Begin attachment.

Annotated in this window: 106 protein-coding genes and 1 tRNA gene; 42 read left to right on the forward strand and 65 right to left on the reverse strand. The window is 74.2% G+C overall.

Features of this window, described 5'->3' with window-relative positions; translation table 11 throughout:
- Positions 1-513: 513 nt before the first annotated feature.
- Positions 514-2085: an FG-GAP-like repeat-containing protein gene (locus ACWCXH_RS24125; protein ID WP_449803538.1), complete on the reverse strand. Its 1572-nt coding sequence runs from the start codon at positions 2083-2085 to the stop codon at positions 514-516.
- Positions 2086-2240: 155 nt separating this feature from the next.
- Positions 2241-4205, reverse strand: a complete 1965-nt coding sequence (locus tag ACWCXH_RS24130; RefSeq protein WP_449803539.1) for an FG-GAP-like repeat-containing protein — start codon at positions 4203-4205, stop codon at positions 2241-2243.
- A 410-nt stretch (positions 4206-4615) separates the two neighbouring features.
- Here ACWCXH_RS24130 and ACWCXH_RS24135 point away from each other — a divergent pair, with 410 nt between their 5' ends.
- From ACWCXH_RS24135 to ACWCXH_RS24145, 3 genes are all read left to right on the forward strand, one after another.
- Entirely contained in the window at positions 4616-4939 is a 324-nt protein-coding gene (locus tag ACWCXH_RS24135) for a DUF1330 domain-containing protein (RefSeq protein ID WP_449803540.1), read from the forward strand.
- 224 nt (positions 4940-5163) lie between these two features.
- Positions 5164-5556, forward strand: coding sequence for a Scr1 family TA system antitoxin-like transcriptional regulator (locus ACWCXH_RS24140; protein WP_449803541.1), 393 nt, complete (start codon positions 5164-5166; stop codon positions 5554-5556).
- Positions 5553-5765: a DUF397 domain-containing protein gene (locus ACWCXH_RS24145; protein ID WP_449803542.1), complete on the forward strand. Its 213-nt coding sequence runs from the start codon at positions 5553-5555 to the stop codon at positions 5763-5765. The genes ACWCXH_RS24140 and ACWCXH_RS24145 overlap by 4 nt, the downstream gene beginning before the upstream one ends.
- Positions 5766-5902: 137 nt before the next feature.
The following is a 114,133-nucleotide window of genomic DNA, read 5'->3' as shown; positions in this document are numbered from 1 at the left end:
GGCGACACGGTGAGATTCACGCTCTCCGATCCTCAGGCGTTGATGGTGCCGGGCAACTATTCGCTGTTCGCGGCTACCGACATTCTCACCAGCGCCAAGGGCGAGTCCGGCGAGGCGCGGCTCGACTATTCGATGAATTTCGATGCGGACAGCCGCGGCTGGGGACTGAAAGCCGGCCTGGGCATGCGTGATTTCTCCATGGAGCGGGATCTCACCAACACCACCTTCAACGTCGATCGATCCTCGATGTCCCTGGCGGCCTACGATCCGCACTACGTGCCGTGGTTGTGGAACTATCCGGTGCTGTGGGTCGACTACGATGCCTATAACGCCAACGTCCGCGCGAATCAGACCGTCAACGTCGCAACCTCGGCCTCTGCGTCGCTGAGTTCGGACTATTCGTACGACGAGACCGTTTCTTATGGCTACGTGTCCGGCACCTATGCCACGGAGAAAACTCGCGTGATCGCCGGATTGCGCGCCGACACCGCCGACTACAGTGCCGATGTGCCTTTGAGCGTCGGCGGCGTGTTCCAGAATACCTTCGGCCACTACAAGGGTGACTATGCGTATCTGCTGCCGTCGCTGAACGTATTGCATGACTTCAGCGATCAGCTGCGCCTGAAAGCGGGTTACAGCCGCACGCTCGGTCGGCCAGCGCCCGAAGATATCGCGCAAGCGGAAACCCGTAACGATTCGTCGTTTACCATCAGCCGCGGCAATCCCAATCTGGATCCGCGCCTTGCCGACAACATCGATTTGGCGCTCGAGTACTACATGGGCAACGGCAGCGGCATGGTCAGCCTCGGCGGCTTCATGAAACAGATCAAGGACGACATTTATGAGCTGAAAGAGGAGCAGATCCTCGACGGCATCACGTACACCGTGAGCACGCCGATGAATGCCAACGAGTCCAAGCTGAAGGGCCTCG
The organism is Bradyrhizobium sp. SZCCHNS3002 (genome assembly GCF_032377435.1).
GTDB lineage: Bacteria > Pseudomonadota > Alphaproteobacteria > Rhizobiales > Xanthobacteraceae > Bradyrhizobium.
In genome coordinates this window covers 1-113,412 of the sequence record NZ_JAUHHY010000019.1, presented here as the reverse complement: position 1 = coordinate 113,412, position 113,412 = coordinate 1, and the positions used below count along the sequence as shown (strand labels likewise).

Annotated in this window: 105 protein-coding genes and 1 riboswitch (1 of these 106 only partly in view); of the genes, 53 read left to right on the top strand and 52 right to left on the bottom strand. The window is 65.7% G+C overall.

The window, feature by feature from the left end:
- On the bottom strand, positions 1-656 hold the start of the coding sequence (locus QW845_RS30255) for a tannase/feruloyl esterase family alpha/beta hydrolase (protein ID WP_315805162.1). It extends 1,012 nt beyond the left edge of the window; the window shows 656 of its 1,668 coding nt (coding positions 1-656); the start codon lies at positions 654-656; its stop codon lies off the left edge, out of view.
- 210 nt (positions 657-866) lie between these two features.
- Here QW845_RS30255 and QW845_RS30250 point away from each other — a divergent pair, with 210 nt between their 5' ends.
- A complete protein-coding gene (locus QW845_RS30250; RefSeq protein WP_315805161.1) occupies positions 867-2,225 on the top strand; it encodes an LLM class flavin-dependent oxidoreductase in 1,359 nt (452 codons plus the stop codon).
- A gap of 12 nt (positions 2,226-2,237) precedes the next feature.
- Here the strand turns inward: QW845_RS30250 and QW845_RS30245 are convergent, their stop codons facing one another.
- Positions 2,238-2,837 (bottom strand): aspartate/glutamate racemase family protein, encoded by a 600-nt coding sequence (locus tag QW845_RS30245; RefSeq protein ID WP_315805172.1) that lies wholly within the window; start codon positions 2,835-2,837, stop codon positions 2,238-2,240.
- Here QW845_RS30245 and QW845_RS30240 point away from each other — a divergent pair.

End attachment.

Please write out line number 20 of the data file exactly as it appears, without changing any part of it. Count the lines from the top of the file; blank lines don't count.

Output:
Annotated in this window: 105 protein-coding genes and 1 riboswitch (1 of these 106 only partly in view); of the genes, 53 read left to right on the top strand and 52 right to left on the bottom strand. The window is 65.7% G+C overall.